Lend Labor Day Love to These 4 Striking Worker Groups
The United States Department of Labor heralds Labor Day as a “dedica[tion] to the social and economic achievements of American workers. It constitutes a yearly national tribute to the contribution of workers have made to the strength, prosperity, and well-being of our country.”
Funny how we still have a holiday devoted to the labor movement, while modern day politicians and media figures relentlessly try to vilify such organizations. Let’s refuse to buy into this propaganda and continue to support the unions that have pushed for better living and working conditions for all Americans.
Here are 4 labor groups that could use our support on this holiday:
1. Fast Food Workers
The labor dispute gaining the most attention currently is between fast food workers and their management. Unions have organized sporadic strikes at assorted restaurants across the country, including McDonalds, Taco Bells and KFCs, though there are currently mobilization efforts to turn the strike into a nationwide action.
Workers are demanding both the ability to unionize and a living wage. The $200 billion fast food industry is hardly short on profits to pay its employees fairly, but it may require the companies to stop paying their executives more than twice as much in a single day than their average worker makes in a year.
2. BART Employees
San Francisco’s popular public transit line is currently in a heated labor dispute. Though the BART (Bay Area Rapid Transit) continues to run during a 60-day “cooling off” time, it looks like the dispute might not get settled during this period on account of a $100 million discrepancy between union and management proposals.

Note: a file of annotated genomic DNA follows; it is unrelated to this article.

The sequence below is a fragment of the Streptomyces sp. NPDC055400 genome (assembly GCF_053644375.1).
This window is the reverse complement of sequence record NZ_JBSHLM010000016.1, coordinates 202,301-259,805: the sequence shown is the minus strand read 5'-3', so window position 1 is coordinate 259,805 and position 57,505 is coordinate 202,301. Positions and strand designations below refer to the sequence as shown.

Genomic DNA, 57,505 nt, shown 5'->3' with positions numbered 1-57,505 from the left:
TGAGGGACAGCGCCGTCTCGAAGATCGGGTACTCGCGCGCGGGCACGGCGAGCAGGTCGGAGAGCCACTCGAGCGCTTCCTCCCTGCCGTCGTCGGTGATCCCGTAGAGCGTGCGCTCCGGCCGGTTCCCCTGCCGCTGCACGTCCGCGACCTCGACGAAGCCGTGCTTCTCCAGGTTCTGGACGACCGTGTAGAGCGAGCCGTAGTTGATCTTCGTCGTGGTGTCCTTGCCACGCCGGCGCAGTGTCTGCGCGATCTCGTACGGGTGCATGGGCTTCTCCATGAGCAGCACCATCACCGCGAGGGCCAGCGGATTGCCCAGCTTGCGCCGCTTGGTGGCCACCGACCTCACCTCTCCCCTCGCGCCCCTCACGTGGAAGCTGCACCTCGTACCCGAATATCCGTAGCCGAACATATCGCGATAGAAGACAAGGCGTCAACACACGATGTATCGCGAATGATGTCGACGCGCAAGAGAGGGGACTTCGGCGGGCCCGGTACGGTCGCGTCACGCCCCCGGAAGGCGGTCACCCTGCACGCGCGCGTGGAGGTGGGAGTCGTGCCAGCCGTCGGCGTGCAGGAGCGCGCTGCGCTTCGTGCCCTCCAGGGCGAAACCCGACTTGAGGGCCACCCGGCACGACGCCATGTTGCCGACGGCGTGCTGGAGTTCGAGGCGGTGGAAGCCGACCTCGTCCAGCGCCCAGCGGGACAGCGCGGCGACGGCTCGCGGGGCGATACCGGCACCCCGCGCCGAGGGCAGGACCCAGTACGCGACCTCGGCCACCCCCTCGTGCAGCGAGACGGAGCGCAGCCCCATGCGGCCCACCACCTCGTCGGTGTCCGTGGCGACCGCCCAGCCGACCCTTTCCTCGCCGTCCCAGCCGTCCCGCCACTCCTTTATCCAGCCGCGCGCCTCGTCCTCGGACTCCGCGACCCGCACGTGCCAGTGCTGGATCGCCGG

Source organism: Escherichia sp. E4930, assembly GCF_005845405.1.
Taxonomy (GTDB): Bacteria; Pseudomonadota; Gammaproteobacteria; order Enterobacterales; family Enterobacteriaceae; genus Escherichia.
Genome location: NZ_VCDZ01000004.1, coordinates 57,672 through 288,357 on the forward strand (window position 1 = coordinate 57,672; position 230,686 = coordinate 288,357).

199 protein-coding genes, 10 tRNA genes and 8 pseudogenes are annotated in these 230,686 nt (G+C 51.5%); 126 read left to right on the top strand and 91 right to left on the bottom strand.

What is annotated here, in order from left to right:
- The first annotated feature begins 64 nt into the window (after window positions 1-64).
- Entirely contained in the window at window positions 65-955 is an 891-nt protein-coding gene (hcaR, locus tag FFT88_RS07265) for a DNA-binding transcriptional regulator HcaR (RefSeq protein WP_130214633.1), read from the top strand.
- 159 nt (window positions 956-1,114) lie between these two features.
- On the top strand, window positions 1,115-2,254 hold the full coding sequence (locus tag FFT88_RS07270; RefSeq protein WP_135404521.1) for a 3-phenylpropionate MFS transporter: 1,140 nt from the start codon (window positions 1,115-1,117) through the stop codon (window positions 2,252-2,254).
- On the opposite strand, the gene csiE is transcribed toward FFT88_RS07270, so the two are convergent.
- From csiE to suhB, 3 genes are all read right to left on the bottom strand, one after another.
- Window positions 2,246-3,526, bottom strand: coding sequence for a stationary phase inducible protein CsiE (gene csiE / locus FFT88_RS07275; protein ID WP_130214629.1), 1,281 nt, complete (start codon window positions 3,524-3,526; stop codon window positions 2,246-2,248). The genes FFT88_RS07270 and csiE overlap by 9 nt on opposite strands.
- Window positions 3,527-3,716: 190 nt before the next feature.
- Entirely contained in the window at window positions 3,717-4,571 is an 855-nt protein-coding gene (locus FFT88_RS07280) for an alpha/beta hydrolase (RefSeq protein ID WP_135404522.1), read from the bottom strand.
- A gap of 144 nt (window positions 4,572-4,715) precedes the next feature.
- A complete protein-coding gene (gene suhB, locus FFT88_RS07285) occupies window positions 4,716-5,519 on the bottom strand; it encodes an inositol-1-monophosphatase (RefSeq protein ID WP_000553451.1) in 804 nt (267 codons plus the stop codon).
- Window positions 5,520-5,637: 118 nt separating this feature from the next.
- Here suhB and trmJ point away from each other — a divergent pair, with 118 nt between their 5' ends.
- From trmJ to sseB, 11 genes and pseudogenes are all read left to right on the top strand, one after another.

BART workers haven’t received a raise in five years; their union representatives argue that pay needs to be adjusted to not only match inflation, but also the extraordinary cost of living around San Francisco.
The threat of a BART strike is frightening business for a city that has previously experienced the repercussions. With BART servicing nearly 375,000 passengers each weekday, buses and ferries were ill equipped to handle the sudden surplus, leaving many of the city’s commuters stranded.
3. The Minnesota Orchestra
Since last autumn, the Minnesota Orchestra has been in a prolonged labor dispute with its management. After having to cancel last year’s symphony season altogether, it looks similar action could occur this year if an agreement isn’t reached in the next couple of weeks. This time, however, if the two parties can’t successfully negotiate, the Minnesota Orchestra is likely to be permanently — apology for the pun — disbanded.
Thus far, the musicians are unimpressed with the management’s offer to cut their base pay by 32%. While the Minnesota Orchestra did agree to a mediator’s proposed compromise that would have the group rehearsed and ready for upcoming Carnegie Hall concerts, it was the management that declined this proposal.
4. Port Truck Drivers
Los Angeles and Long Beach port truck drivers are fighting the good fight for the ability to unionize. Comparing their jobs to “sweatshops on wheels,” the truckers complain that they are paid wages that leave them in poverty, are denied bathroom breaks and are forced to work overtime without compensation.
Thus far, the drivers’ parent company, Green Fleet, has intimidated the workers from trying to unionize, even going so far as to hire a law firm known for union-busting. Still, their threats were not enough to stop over one-third of the workforce from striking this past Monday, hindering the day’s shipping business.